BASCOMB: The mangrove forest was the most devastated ecosystem on Puerto Rico, but given enough time, they will recover.
And since no other plant can easily grow in this harsh ecosystem they have no competition. Indeed, adding to the shoots on existing trees, a carpet of foot tall mangrove saplings covers the sandy ground.
BASCOMB: The recovery of Puerto Rico’s forests shows the value of a long-term study.
Over at the University of Puerto Rico’s Botanical Garden I met up with Ariel Lugo, director of the International Institute for Tropical Forestry
He says forest regrowth is exceptionally high following a devastating hurricane.
LUGO: The productivity of the forest right now is higher than it was before the hurricane.
BASCOMB: He says hurricanes can have both positive and negative effects on an ecosystem.
LUGO: In the first five years after the hurricane, what we found after Hugo was the fastest primary productivity that we've ever measured in the forest. When you destroy the canopy and you have to regrow that structure, the rate at which the forest regrows, which is a measure of its productivity, is the highest that we've ever measured before the hurricane, and it compares favorably with the rate of plantation forestry.
BASCOMB: He worries most about the slow pace of the mangrove recovery, specifically that they won’t likely be there when the next hurricane strikes.
LUGO: So, who is going to absorb the energy of the hurricane? Well, it’s going to be absorbed by structures, by human structures, and it’s going to be absorbed by other parts of the landscape, and so you are liable to see more landslides, and you're liable to see greater floods, etc.
BASCOMB: In the long term Lugo thinks the storm will be a recalibration.
Fit plants and animals will survive.
Older, weaker, less adapted and invasive species will not.
He estimates that the forests will need roughly 60 years to recover completely and the impacts of the hurricane raise enough questions to keep scientists like Maria Rivera busy for decades.
But for Maria, it’s more than just collecting data. She says seeing the devastation of the forest she knows so well was difficult at first.
RIVERA: The first impression was cry. I work here for 27 years. It was the first time when I see the devastation. But now is different now. For me now when I see the trees, when I see the green area, the feeling is different. I’m happy for that. I’m very happy.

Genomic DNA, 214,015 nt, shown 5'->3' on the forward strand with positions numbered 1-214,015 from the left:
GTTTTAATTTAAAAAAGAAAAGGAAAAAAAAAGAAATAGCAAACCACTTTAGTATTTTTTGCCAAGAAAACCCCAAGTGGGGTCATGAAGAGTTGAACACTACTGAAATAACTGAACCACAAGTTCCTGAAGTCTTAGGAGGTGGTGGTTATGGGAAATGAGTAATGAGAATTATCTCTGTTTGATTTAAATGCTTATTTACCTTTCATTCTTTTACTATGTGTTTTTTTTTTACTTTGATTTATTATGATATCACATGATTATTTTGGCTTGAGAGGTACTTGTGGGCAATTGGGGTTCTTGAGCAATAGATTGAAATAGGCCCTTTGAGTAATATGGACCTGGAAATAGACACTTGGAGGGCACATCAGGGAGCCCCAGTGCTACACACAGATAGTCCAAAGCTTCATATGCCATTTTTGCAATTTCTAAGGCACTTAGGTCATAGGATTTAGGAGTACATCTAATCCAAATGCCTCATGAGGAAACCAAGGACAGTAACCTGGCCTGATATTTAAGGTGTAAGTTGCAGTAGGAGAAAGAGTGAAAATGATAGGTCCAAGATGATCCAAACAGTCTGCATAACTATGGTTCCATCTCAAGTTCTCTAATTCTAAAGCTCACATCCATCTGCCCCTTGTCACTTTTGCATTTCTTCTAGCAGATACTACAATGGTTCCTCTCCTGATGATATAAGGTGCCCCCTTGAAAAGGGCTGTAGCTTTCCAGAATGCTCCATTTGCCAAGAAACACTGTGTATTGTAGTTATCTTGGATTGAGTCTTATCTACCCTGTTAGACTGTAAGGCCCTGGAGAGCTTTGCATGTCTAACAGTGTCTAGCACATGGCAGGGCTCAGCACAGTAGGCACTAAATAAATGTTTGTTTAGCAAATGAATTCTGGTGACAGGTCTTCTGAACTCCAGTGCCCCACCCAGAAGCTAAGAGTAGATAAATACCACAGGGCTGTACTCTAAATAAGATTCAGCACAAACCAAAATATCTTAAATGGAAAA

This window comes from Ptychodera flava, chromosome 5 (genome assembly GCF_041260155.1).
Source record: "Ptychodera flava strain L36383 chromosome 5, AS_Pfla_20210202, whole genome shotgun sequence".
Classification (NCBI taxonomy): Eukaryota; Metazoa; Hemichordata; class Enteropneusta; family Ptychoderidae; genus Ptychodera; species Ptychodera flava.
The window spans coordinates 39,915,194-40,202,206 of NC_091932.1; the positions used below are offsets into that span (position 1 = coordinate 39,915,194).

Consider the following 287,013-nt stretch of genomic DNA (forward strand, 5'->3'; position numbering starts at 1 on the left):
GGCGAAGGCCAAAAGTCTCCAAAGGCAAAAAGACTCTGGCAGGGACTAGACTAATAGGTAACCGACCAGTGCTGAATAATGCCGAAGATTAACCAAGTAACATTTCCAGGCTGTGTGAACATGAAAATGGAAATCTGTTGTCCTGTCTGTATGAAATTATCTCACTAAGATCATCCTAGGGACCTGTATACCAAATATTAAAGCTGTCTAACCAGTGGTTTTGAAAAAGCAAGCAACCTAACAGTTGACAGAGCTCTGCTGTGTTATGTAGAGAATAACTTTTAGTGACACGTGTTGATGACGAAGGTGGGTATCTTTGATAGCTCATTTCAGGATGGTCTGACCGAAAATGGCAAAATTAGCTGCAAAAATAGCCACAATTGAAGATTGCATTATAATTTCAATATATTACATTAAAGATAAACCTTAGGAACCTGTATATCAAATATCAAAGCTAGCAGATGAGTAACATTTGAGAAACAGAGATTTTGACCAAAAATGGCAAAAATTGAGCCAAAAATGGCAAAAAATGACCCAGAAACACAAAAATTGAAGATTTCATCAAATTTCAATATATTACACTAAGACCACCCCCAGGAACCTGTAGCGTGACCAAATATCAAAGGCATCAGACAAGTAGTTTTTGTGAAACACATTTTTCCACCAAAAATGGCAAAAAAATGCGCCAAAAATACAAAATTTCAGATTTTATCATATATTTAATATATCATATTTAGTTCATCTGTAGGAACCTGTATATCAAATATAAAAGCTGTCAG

MARICHAL: Yeah, it's definitely so encouraging that it's all starting to come back. And I was thinking about how when I first went out, and it looked like Connecticut in the winter, to see it all green and lush, even a few months later was super encouraging.
BASCOMB: Yeah, but of course, I mean, a lot of people have trees in their own backyard mango trees and things like that, that also have to grow back or not, you know, as it may be.
MARICHAL: Right, I think that a lot of trees, especially for trees that did survive didn't end up fruiting this year, just because of the trauma that they've endured. So we live near a few really large mango trees that my parents love. And I think one of them maybe bared a few fruit this year. So we're all kind of crossing our fingers that next year it comes back. And that is not the end for these trees, at least for their fruit production. It's pretty crazy, especially after growing up in the states to literally walk around and be able to pick a mango from a tree like it's still amazing to me.
BASCOMB: Yeah, I could get on board with that.
MARICHAL: Mm hmm.
BASCOMB: And the coqui frog is sort of a symbol of Puerto Rico. And one of the scientists I talked to said, you know, a hurricane ravaged island is really not a great place to be a frog. But the coquis, I think they survived okay. I mean, I still heard them all over the place.
MARICHAL: Definitely you can still hear them. I just saw one the other day, I was visiting a friend who lives out on the farm. And I saw it was like, the size of my palm. And it was sitting on a counter because they have an outdoor kitchen. And I literally thought it was a toy. I was like, Oh, look at that, like cute little toy frog. And my friend was like, No, that's, that's real. So it's kind of crazy seeing them in real life. And then I did see it start bouncing around. But they're like, really adorable when you see them up close.
BASCOMB: Good things you told you before you went to pick it up and like squeeze it, you know, see if it's a squeaky toy.
BASCOMB: Do you know, why are the coquis sort of the national symbol of Puerto Rico? I have no idea.
MARICHAL: I mean, there's something just so comforting about their sound. I think since I kind of grew up coming here so much. It's like you get out of the airport, especially at night. And that's like the first thing you hear. And when I was talking to my grandparents on the phone, I always hear that in the background. It's just kind of like the white noise of Puerto Rico in a way. It's like the symphony that's always playing behind you.
BASCOMB: I've actually heard recordings of them and quite a bit of music, like Hooray For The Riffraff.
MARICHAL: Right. It's such a ubiquitous sound. And there's also a unique sound in a way I think it has a strong identity with Puerto Rico.
BASCOMB: All right, Adnelly. Hey, it was great chatting again and we'll talk again next time.
MARICHAL: I look forward to it.